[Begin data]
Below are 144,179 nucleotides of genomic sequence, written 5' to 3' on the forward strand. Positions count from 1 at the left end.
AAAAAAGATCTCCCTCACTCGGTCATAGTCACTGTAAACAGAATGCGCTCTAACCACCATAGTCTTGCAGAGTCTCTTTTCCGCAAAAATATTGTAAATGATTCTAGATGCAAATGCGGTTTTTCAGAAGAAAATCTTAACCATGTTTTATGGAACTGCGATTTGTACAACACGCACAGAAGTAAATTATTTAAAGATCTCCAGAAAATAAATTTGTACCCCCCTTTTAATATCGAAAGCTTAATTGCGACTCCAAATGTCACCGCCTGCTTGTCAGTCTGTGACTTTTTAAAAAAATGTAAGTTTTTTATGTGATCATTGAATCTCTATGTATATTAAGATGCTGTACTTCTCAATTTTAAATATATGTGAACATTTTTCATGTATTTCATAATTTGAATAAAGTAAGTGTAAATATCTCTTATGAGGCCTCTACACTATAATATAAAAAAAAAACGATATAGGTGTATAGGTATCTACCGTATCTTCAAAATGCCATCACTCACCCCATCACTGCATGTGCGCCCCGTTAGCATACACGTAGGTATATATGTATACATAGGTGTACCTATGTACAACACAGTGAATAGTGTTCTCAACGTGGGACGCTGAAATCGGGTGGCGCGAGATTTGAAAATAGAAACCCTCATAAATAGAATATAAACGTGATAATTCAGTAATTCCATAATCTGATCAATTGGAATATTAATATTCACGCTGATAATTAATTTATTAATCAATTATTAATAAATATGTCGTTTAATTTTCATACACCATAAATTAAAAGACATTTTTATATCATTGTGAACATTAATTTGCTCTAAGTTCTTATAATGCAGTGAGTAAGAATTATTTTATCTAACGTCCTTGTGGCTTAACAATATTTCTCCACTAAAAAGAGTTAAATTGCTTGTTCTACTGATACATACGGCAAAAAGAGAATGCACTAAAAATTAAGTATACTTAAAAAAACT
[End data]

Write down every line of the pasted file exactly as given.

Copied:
Below are 144,179 nucleotides of genomic sequence, written 5' to 3' on the forward strand. Positions count from 1 at the left end.
AAAAAAGATCTCCCTCACTCGGTCATAGTCACTGTAAACAGAATGCGCTCTAACCACCATAGTCTTGCAGAGTCTCTTTTCCGCAAAAATATTGTAAATGATTCTAGATGCAAATGCGGTTTTTCAGAAGAAAATCTTAACCATGTTTTATGGAACTGCGATTTGTACAACACGCACAGAAGTAAATTATTTAAAGATCTCCAGAAAATAAATTTGTACCCCCCTTTTAATATCGAAAGCTTAATTGCGACTCCAAATGTCACCGCCTGCTTGTCAGTCTGTGACTTTTTAAAAAAATGTAAGTTTTTTATGTGATCATTGAATCTCTATGTATATTAAGATGCTGTACTTCTCAATTTTAAATATATGTGAACATTTTTCATGTATTTCATAATTTGAATAAAGTAAGTGTAAATATCTCTTATGAGGCCTCTACACTATAATATAAAAAAAAAACGATATAGGTGTATAGGTATCTACCGTATCTTCAAAATGCCATCACTCACCCCATCACTGCATGTGCGCCCCGTTAGCATACACGTAGGTATATATGTATACATAGGTGTACCTATGTACAACACAGTGAATAGTGTTCTCAACGTGGGACGCTGAAATCGGGTGGCGCGAGATTTGAAAATAGAAACCCTCATAAATAGAATATAAACGTGATAATTCAGTAATTCCATAATCTGATCAATTGGAATATTAATATTCACGCTGATAATTAATTTATTAATCAATTATTAATAAATATGTCGTTTAATTTTCATACACCATAAATTAAAAGACATTTTTATATCATTGTGAACATTAATTTGCTCTAAGTTCTTATAATGCAGTGAGTAAGAATTATTTTATCTAACGTCCTTGTGGCTTAACAATATTTCTCCACTAAAAAGAGTTAAATTGCTTGTTCTACTGATACATACGGCAAAAAGAGAATGCACTAAAAATTAAGTATACTTAAAAAAACT